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|Paul Baran, RAND Internet Pioneer, Dies at 84|
By Ann K. Williams
April 5, 2011 -- Paul Baran, engineer and visionary, whose work at the RAND Corporation in the 1960's laid the basis for the Internet, died March 26 in Palo Alto, California at the age of 84.
Baran was one of a generation of scientists who saw themselves as more than mere technicians, and his predictions of the character of the “high-information era” were as groundbreaking as his innovative engineering.
“Our world is a better place for the technologies Paul Baran invented and developed, and also because of his consistent concern with appropriate public policies for their use,” said James A. Thomson, president and CEO of RAND, in the corporation's press release upon Baran's death.
“Paul believed that much of the future is shaped by the development of technology and that it was quite appropriate that a lot of engineers and scientists be a part of an institution that's concerned with the future of public policy.”
Natalie Crawford, a colleague of Baran's at RAND, called him “a true visionary” and said of a RAND report he wrote in 1968 that it contained “startlingly prescient predictions.”
“He was a kind and very humble man,” Crawford said. “He didn't care about who got credit.”
He closed a 2009 presentation on his work that made the internet possible with the quote “'If you see a frog sitting on top of a flag pole, you know it didn't get up there by itself,'” said Crawford. “That typified Paul.”
When Baran hired on at RAND in 1959, the country was immersed in the Cold War. The specter of nuclear war haunted the work at RAND, and Baran and his colleagues were tasked with how to protect the nation's telephone system and the military's command-and-control system from nuclear attack.
Baran is credited with conceiving of a decentralized system in which unmanned nodes could act as switches, sending information from one node to another, in a scheme he called “hot-potato routing.”
He also came up with the idea of parceling information into “message blocks” which would be sent separately and then reassembled when they reached their final destination. British computer scientist Donald Davies, conceived of the same notion independently and called them “packets,” which has become the accepted terminology.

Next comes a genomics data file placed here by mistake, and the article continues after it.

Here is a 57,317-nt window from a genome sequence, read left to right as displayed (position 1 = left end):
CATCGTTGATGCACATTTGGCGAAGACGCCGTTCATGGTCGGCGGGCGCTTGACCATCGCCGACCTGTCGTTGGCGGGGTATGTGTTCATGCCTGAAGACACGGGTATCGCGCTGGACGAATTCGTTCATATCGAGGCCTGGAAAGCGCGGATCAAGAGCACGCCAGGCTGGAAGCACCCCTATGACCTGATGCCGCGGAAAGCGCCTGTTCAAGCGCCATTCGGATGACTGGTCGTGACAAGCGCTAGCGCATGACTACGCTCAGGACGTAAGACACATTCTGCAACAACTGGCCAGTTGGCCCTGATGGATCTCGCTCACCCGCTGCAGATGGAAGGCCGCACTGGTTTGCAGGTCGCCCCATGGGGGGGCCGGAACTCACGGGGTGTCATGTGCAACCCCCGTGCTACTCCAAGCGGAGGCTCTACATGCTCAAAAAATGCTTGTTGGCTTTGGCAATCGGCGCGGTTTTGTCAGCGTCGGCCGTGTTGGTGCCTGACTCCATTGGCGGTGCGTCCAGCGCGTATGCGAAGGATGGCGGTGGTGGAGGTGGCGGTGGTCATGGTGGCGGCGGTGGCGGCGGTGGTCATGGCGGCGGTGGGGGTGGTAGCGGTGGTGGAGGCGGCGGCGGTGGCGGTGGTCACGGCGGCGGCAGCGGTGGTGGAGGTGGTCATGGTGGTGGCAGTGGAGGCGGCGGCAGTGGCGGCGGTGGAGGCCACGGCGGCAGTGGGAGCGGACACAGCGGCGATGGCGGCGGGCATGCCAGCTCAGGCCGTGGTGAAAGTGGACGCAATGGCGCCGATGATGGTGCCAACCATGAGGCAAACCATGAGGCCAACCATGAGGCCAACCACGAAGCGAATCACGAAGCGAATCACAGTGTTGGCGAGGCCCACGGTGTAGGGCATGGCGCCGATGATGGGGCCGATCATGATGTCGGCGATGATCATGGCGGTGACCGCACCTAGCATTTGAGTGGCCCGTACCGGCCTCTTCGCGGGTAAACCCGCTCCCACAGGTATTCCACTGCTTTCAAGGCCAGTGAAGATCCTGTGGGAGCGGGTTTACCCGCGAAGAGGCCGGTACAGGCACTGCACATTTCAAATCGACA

The technogy was first tested with nodes at the University of California at Los Angeles and RAND, as well as five other locations, and soon developed into a “high-speed, electronic post office for exchanging everything from technical to personal information,” according to the RAND release.
By 1983, the network, called ARPANET, broke off from its military application, and in 1989 took on the name the “Internet.”
Today, intellectuals and pundits write and speak volumes about the effect of the Internet on American culture, but in 1968 Baran foresaw much of what passes for novel insight today.
In his RAND report “On the Future Computer Era: Modification of the American Character and the Role of the Engineer, or A Little Caution in the Haste to Number,” Baran challenged his fellow engineers to consider the consequences of their inventions.
“This major force is affecting value structure and changing the basic quality of life,” Baran wrote of computer technologies. “Tomorrow, by definition, cannot be like today.”
While recordkeeping and disseminating technologies had steadily grown since the birth of the postal service through the invention of the xerox machine, Baran saw the rapid spread of computers as making a qualitative difference in the ways people see themselves and society.
Baran cited examples like the insurance industry's growing ability to rapidly categorize risk and deny insurance or track records of employee health questionnaires.
He also foresaw the inability of people without college degrees, or people who'd had any skirmishes with the law in their youth to get hired, thanks to more complete and accessible recordkeeping.
“Great pressure will be placed on American citizens to transform them from free spirits who do not fear living their lives as men (with the assurance that if one fails one can always try again) into a new nation of tightrope walkers,” Baran wrote.
“Those who have fallen from the rope, either accidentally or deliberately, will find society not to their liking and won't have much to lose in open hostility.”
Young people will be taught to “remember: nothing you do will ever be forgotten and anything can be held against you,” Baran wrote.
He also foretold the substitution of information for understanding.
He saw a “clerk mentality” taking over his field, in which an “infinite-page-handbook mentality” would replace common sense and insight.
And in the new society, Baran feared, information technology would undermine equity.
“The better information processing techniques opened by the new computer art increase the temptation to profit the few and damage the many,” he wrote.
Baran left RAND the same year that he wrote this paper, to co-found the Institute for the Future, a nonprofit research group specializing in long-range forecasting, and, in the years that followed, he started seven companies.
His papers will be donated to Stanford University.
Baran is survived by this son and daughter-in-law, David and Jane Baran of Atherton California, by three grandchildren, and by his companion, Ruth Rothman.
Baran's 1968 paper “On the Future Computer Era: Modification of the American Character and the Role of the Engineer, or A Little Caution in the Haste to Number” can be accessed at the RAND Corporation's website.
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